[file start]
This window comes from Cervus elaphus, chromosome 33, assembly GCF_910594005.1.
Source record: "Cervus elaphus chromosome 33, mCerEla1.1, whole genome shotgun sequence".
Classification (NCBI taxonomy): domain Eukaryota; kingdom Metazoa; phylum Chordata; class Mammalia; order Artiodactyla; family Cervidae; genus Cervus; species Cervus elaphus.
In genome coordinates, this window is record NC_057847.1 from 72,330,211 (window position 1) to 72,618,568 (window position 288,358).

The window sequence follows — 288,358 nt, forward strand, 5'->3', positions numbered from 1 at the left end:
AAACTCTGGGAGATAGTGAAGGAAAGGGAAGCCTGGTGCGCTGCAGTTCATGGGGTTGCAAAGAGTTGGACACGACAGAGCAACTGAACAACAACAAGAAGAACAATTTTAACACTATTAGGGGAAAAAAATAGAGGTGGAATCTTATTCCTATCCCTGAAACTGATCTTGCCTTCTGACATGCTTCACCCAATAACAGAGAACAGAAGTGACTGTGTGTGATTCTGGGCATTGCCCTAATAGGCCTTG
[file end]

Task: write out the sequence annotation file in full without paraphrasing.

This window comes from Cervus elaphus, chromosome 33, assembly GCF_910594005.1.
Source record: "Cervus elaphus chromosome 33, mCerEla1.1, whole genome shotgun sequence".
Classification (NCBI taxonomy): domain Eukaryota; kingdom Metazoa; phylum Chordata; class Mammalia; order Artiodactyla; family Cervidae; genus Cervus; species Cervus elaphus.
In genome coordinates, this window is record NC_057847.1 from 72,330,211 (window position 1) to 72,618,568 (window position 288,358).

The window sequence follows — 288,358 nt, forward strand, 5'->3', positions numbered from 1 at the left end:
AAACTCTGGGAGATAGTGAAGGAAAGGGAAGCCTGGTGCGCTGCAGTTCATGGGGTTGCAAAGAGTTGGACACGACAGAGCAACTGAACAACAACAAGAAGAACAATTTTAACACTATTAGGGGAAAAAAATAGAGGTGGAATCTTATTCCTATCCCTGAAACTGATCTTGCCTTCTGACATGCTTCACCCAATAACAGAGAACAGAAGTGACTGTGTGTGATTCTGGGCATTGCCCTAATAGGCCTTG